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Final phase of Muskrat Falls inquiry ends on public service

Professor at the Munk School of Global Affairs at the University of Toronto, Mel Cappe referred to his personal experience in the public service at the federal level, presenting to the Muskrat Falls Inquiry on Friday on the role and responsibilities of the public service. He was the last witness of phase three. — Screengrab
Professor at the Munk School of Global Affairs at the University of Toronto, Mel Cappe referred to his personal experience in the public service at the federal level, presenting to the Muskrat Falls Inquiry on Friday on the role and responsibilities of the public service. He was the last witness of phase three. — Screengrab - Contributed

Reminders of sessions for public input on July 30, Aug. 8

After 139 days of witness testimony from 134 witnesses (some witnesses appeared more than once, but are counted only once), and more than 4,600 documents entered into evidence, the Muskrat Falls Inquiry is nearly at a close.

Commissioner Richard LeBlanc offered the brief accounting on Friday, after hearing from University of Toronto professor Mel Cappe, as the final hearing of “Phase 3” wrapped up.

LeBlanc offered his thanks to the co-operation of all lawyers involved in the inquiry, but also inquiry staff, who have shepherded the inquiry while digging through nearly six million written records (5,932,000).

He actually commented on the demands of the proceedings from a more personal level earlier this week, while speaking to the timeline set around a study requested from Memorial University of Newfoundland (MUN) associate professor Kelly Blidook.

“I think the last six months have probably been the busiest time for me in my whole legal and judicial career, and I’m sure for many of you sitting in front of me you’re feeling the same way,” he said, speaking to the progression of the schedule.

The inquiry is not over just yet. On July 30 in St. John’s, from 7 p.m. to 9 p.m. at Memorial University of Newfoundland’s Signal Hill Campus, and on August 8, at the same time, at the Lawrence O’Brien Arts Centre in Happy Valley-Goose Bay, there will be public consultations sessions. The inquiry is accepting comments from the public, for consideration.

The public session will then finish with closing submissions from parties with standing, from Aug. 12-16 in Happy Valley-Goose Bay.

LeBlanc will have until the end of the year to complete his review work and file his final report.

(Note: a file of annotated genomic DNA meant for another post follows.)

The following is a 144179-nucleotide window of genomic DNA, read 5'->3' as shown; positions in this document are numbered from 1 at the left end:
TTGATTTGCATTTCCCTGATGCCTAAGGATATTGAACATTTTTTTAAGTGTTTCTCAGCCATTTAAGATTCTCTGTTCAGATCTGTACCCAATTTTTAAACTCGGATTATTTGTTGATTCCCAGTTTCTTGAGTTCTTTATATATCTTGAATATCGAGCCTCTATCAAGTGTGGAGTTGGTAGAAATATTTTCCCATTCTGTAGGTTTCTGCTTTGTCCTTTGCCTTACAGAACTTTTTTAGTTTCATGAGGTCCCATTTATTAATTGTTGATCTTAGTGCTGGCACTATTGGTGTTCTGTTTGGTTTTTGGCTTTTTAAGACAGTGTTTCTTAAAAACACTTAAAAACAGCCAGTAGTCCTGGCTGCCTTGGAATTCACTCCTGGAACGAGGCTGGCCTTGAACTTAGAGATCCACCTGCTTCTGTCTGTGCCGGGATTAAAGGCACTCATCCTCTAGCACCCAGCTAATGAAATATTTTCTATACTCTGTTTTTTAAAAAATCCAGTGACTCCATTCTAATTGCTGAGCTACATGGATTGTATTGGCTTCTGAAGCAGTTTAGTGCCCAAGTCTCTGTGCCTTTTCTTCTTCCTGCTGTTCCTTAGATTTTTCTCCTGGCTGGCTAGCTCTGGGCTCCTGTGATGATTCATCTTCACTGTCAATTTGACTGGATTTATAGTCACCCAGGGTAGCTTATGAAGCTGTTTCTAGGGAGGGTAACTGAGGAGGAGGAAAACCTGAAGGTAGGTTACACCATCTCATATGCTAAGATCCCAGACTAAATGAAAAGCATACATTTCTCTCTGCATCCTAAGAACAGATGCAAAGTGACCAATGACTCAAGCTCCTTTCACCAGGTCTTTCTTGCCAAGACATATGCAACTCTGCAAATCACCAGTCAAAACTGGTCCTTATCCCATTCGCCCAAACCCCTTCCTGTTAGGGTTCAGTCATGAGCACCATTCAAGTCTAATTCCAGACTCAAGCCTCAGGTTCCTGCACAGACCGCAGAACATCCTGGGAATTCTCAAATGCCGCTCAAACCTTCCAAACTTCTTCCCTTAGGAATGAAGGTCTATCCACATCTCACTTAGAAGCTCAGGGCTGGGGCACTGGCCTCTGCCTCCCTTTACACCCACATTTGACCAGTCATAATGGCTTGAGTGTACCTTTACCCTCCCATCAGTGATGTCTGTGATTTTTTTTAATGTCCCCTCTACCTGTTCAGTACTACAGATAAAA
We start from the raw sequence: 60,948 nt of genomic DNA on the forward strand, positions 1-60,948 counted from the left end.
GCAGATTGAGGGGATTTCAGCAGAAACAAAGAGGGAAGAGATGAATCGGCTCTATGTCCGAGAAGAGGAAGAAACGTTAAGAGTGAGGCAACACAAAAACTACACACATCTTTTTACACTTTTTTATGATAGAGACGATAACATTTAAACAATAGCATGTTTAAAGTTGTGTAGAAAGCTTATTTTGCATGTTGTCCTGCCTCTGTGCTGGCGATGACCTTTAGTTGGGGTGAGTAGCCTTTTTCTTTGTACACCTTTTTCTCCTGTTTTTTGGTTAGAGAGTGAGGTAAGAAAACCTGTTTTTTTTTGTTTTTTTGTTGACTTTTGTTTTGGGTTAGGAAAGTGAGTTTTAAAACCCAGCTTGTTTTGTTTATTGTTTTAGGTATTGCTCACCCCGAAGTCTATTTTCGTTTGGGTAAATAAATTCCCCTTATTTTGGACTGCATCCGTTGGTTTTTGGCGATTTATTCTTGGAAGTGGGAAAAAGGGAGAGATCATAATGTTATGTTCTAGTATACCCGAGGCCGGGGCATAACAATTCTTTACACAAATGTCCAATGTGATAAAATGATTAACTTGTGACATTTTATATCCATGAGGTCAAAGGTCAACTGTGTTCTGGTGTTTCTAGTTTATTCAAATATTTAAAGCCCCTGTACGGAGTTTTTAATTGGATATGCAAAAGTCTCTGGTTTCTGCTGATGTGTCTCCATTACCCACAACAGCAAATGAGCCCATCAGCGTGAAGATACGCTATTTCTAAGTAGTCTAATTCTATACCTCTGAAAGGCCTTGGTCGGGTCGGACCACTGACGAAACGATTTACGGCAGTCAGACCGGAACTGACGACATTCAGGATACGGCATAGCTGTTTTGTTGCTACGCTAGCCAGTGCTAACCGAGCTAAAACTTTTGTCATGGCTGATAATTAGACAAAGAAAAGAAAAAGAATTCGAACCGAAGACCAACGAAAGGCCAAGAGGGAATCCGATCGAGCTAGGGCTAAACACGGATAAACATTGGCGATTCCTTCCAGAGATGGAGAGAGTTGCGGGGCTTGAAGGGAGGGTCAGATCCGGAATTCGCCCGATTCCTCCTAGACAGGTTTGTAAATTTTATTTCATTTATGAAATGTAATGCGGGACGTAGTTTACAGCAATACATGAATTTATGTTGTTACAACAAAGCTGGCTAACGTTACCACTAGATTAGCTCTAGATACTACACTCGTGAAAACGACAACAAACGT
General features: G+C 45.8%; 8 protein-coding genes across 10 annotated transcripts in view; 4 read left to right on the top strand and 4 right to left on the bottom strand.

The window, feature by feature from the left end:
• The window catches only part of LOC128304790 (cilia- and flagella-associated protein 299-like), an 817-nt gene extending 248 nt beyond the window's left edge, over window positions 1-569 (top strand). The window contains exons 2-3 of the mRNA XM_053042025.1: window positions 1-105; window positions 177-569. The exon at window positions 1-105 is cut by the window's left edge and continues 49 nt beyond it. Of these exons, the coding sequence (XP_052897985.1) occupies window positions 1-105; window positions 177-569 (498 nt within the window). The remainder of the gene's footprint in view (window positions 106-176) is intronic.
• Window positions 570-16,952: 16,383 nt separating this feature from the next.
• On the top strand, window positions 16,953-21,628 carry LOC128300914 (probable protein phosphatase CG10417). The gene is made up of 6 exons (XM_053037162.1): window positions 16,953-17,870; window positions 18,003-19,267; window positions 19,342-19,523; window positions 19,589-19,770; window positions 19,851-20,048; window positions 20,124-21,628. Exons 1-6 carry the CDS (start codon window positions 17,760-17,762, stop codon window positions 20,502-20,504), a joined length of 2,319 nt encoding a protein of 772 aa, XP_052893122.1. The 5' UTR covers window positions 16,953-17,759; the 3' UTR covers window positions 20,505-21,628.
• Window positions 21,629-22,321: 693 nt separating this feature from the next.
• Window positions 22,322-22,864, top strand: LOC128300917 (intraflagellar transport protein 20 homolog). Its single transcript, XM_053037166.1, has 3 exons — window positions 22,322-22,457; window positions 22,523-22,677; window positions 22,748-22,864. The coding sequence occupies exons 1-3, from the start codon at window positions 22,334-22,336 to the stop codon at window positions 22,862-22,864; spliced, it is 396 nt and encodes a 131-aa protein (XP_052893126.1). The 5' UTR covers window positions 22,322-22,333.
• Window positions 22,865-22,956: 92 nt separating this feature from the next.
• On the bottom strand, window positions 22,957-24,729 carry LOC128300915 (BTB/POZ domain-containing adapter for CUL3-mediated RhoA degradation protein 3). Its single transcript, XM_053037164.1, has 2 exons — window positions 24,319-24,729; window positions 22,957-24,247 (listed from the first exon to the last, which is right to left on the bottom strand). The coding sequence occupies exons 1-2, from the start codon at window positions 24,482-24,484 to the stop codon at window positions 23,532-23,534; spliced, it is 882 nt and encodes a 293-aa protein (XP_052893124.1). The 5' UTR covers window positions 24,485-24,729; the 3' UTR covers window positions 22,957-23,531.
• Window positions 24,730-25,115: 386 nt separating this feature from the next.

From when it was established on Nov. 20, 2017, to the end of June 2019 (per the most recent cost update), the inquiry itself has cost $13.1 million. That does not include all costs to the public purse, but the commission so far remains within the expected budget.  

Enhancing the public service

Setting the stage for possible recommendations from LeBlanc, the most recent hearings have covered the expectations placed on the provincial public service and offered evidence of possible problems on the ground day-to-day.

The final witness, Cappe, a professor at the Munk School of Global Affairs, an officer of the Order of Canada and former federal deputy, offered a clear picture on the differences between the ranks. Through a formal presentation and response to questions, he tried to crystallize what should be expected, and how public servants can be supported, for best advice and best outcomes.

He suggested a balance is needed between openness in government and privacy, offering space for open deliberation and consultation with senior civil servants, who may want to offer comments suggesting a different approach to a policy decision or a different decision.

It’s senior civil servants, he said and noted in his presentation, who must work to expose risks, advise government on what risks to take, advise on managing risks and getting risk management efforts in place.

Government of Newfoundland and Labrador lawyer Peter Ralph asked Cappe for what advice he would offer, when it came to protecting and enhancing the role of senior civil servants as honest, matter-of-fact advisors.

“Well one of the things you can do is have an inquiry that’s going to look at past judgement and decisions and set new standards,” he said, suggesting he’d expect plenty of attention from the civil service to the ongoing Muskrat Falls Inquiry.

“So you set some standards by saying if you don’t do that (work), here are the consequences,” he said.

As an example scenario, he suggested a member of a federal department who turned a blind eye to a rogue official.

Cappe spoke to some of the repeat issues from the inquiry’s third phase, including access to information, the duty to document and communication between government staffers. On the latter, LeBlanc asked about a situation where staff weren’t communicating between silos.

“You have to give people responsibility, but you have to give them direction,” Cappe said.

ashley.fitzpatrick@thetelegram.com


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